It is important to remember night sweats are rarely caused by leukaemia. Nearly always there is another explanation. For example, the most common cause of night sweats in women over 40 is menopause. Generally, leukaemia is only a worry if you present with other associated symptoms such as fatigue, bone pain, bruising or weight loss. By visiting a GP, your doctor will be able to gather a detailed medical history and order appropriate tests to confirm which of the following conditions is the cause of your night sweats:
Pregnancy Both pregnancy and menopause can cause night sweats through hormonal changes that naturally occur in the body.
Pots: A Little Known Cause Of Extreme Fatigue
Everyone knows what being tired feels like at the end of a long day. But some people experience fatigue so severe and so seemingly random that its hard to describe. If that sounds familiar, there could be more going on than daily stress.
While there are many causes of fatigue, one of them is frequently missed and misdiagnosed: postural orthostatic tachycardia syndrome . Physical medicine and neuromuscular specialist Tae Chung, M.D., answers questions about POTS and extreme fatigue as one of its symptoms.
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You’re Experiencing Other Skin Issues Such As Rash Or Hives
If sweat stays on your skin, you might experience itching or irritation that will go away on its own once you stop sweating or change into clean, dry clothes. But experts say that skin issues like a rash or hives might be indicative of a fungal skin infection or another medical condition.
“There are some skin conditions that can occur in association with sweating, such as cholinergic urticaria, which can cause hives in some people when the body gets hot and sweaty,” Garshick said. “There are also skin rashes that can occur as a result of excessive sweating in hot or moist environments, such as heat rash or prickly heat, also known as miliaria.”
As always, check in with your doctor or dermatologist to help pinpoint the cause of your skin concerns.
You Sweat For No Apparent Reason
If you and your doctor have ruled out all potential underlying medical conditions and other causes , you might simply have overactive sweat glands.
“Some people have overactive sweat glands, so even the smallest stimulation will cause them to sweat,” said Djavaherian, adding that this isn’t necessarily “a sign of a bigger problem.”
It also can be quite manageable with treatments like antiperspirants. “If that’s not enough,” Garshick said, “you can speak with a board-certified dermatologist regarding other treatment options including prescription antiperspirants, oral medications, topical wipes, Botox injections, and more.”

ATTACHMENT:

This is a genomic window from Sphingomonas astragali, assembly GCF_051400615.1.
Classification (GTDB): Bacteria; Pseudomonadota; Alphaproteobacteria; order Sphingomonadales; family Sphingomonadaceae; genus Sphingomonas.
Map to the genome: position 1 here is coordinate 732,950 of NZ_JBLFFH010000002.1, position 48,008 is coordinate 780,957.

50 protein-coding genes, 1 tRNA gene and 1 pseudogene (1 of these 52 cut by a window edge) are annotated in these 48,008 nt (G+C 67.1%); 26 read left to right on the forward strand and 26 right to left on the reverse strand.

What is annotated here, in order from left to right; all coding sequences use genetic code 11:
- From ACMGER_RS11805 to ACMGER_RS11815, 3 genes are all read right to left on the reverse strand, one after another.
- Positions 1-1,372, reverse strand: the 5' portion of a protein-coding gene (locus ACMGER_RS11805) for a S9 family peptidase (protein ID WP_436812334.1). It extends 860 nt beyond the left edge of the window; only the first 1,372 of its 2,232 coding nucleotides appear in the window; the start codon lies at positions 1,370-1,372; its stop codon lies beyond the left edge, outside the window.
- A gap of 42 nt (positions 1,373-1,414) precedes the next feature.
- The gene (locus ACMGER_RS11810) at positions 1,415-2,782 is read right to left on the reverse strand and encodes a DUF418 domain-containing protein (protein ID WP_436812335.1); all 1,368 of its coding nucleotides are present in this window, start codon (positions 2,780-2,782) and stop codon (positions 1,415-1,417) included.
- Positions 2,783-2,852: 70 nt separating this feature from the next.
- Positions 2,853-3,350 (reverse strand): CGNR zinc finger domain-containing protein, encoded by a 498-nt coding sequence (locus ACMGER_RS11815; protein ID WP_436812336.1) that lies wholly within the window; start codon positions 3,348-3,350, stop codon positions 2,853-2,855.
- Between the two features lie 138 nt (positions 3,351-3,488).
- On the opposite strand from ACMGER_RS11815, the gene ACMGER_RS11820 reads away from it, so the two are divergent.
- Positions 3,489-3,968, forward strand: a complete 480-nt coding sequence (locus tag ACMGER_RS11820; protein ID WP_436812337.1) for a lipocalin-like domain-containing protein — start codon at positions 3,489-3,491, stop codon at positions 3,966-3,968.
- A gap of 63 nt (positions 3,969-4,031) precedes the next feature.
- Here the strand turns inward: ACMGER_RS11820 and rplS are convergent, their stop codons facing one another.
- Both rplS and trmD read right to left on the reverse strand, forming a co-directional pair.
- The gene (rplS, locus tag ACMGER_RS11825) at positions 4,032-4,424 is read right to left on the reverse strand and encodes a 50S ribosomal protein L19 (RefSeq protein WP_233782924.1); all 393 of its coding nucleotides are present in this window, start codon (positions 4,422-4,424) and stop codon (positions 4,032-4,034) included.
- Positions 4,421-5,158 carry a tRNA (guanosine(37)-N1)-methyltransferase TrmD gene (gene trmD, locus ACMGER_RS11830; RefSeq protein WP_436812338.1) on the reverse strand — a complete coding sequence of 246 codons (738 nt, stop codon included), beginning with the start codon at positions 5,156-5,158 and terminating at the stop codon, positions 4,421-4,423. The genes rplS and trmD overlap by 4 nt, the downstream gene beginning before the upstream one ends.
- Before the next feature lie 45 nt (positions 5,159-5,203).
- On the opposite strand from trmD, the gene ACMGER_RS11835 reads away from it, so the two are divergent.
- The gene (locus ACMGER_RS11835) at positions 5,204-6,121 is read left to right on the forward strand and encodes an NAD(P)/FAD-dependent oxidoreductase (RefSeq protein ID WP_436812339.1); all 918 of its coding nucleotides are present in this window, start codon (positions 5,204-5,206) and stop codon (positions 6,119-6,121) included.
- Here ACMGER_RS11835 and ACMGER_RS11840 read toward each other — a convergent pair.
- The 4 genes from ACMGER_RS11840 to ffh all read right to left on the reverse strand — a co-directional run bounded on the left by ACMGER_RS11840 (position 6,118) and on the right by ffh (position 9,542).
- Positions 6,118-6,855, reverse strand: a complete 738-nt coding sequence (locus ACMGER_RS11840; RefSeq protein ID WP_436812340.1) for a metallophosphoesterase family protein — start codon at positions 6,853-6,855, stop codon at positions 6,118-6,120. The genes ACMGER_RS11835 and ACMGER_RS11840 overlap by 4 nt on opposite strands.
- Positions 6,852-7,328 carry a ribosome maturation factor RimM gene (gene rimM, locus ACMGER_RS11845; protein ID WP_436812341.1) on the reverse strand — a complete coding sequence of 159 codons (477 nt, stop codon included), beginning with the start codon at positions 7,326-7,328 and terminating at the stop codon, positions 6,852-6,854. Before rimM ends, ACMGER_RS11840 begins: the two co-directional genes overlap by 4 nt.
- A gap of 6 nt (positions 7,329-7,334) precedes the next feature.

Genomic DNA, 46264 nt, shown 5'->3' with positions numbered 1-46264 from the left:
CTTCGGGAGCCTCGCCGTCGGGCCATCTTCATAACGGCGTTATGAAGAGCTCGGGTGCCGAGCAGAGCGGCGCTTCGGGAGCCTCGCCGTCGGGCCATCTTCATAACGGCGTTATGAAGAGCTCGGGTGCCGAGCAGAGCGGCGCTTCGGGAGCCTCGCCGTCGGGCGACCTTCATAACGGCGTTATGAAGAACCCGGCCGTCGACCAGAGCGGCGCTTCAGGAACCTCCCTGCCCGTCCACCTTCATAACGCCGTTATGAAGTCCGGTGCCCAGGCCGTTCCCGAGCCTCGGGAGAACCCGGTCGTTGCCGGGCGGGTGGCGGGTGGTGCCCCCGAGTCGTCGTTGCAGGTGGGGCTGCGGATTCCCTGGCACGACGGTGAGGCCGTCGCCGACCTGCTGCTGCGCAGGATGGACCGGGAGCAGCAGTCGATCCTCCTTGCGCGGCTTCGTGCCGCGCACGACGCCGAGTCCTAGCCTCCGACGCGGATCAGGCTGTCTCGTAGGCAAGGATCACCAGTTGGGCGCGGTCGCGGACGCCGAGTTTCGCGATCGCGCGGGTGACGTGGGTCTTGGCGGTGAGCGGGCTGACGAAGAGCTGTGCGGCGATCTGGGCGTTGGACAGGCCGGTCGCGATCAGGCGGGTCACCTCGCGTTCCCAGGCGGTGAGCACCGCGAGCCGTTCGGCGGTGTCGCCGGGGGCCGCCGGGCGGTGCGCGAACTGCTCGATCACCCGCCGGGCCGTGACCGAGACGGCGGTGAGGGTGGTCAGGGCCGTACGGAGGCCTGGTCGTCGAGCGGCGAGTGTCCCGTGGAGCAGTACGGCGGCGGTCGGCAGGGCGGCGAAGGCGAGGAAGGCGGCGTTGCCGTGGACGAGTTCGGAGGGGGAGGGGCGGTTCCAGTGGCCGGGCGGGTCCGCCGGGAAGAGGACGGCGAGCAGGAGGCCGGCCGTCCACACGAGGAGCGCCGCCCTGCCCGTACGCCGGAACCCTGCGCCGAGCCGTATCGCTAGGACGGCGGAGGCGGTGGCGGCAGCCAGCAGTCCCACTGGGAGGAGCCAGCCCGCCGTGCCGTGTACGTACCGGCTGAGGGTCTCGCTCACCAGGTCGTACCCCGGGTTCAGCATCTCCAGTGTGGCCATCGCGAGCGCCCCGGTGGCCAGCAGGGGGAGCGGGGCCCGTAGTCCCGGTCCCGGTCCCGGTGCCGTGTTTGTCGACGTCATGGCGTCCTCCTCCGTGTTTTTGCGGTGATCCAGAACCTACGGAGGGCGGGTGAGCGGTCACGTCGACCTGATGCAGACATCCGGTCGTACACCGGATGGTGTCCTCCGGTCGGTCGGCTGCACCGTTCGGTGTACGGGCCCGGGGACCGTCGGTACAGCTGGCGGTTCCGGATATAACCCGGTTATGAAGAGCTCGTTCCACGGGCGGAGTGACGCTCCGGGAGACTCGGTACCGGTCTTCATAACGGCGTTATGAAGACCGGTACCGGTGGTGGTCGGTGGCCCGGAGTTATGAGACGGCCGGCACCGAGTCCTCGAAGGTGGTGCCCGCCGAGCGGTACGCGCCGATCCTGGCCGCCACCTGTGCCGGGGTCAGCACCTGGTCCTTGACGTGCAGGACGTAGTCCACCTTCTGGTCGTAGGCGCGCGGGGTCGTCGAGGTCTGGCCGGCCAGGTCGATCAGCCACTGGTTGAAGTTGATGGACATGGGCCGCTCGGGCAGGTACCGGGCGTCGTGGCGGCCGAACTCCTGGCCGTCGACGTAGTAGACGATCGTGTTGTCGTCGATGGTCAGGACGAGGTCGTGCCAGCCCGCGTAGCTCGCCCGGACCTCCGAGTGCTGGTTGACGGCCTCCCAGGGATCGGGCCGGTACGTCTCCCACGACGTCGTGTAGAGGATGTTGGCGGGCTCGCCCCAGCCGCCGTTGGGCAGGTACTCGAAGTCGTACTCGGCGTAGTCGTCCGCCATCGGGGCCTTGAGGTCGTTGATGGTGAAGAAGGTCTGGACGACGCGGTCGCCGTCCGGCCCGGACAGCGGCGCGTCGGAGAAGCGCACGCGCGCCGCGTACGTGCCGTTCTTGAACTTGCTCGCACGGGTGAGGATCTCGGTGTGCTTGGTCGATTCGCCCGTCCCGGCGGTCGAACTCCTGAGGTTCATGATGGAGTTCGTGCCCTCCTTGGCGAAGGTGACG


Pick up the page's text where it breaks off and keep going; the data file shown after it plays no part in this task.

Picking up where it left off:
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The Sweating Is Accompanied By Insomnia Flushing Chest Pain Seizures Fatigue Or Increased Thirst And Urination
Taking stock of your overall health can help determine if excessive sweating is part of a larger issue. Insomnia plus sweating, for example, can be a sign of hyperthyroidism, Garshick said.
Sweating along with flushing may signal carcinoid syndrome, or when a rare cancerous tumor secretes certain chemicals into your bloodstream, according to the Mayo Clinic.
Excessive sweating paired with chest pain sometimes indicates a serious heart condition, so “it’s important to always to seek immediate medical attention if you are experiencing chest pain,” Garshick said.
Seizures accompanied by sweating, meanwhile, usually means people are experiencing a medication overdose, Djavaherian said. Sweating with fatigue could mean an infection or low blood pressure.
Finally, increased thirst and urination is associated with diabetes and blood glucose levels. “Sometimes, people will sweat if their blood glucose drops, such as an early warning sign of stress or strain,” Djavaherian said.
You’re Also Experiencing Flu
Sweating accompanied by a fever may reflect a bacterial or viral infection like malaria or tuberculosis, which is also accompanied by a cough, Garshick said.
“A fever is the result of a change in body temperature your brain automatically sets your body temperature a little higher to fight the infection present in your body, which leads to feeling cold and generating heat,” Djavaherian said. “This is why it is necessary to break a fever by regulating the body temperature and sweating it out.”
Often, as the fever breaks, Garshick said, people experience an increased amount of sweat.
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Cortisol And Chronic Stress
When we are under prolonged periods of chronic stress it is the outer-cortex of the adrenal glands that comes to the bodys rescue by releasing cortisol. Cortisols main function is to metabolize fats and proteins into sugars to create and maintain energy. Cortisol also helps the body adapt to chronic stress by increasing energy levels, stabilizing emotions, and acting as an anti-inflammatory and pain reliever, among other things.
As with everything, however, too much of a good thing has its downside. If cortisol levels become too high over a long period of time, it can cause a loss of bone density, muscle atrophy, thinning of the skin, kidney damage, blood sugar problems, weight gain, and an increased susceptibility to illness.
When To Talk To Your Doctor
Night sweats can be uncomfortable and sometimes frightening. Not all night sweats are caused by an underlying condition, but you should speak to your doctor about new or unusual night sweats, or night sweats that occur regularly and do not respond to lifestyle changes. Your doctor can take steps to diagnose any underlying health condition and ensure you receive appropriate treatment.
Other symptoms that merit a visit to your doctor if they occur with night sweats include:
- Weight loss without changing your diet or exercising more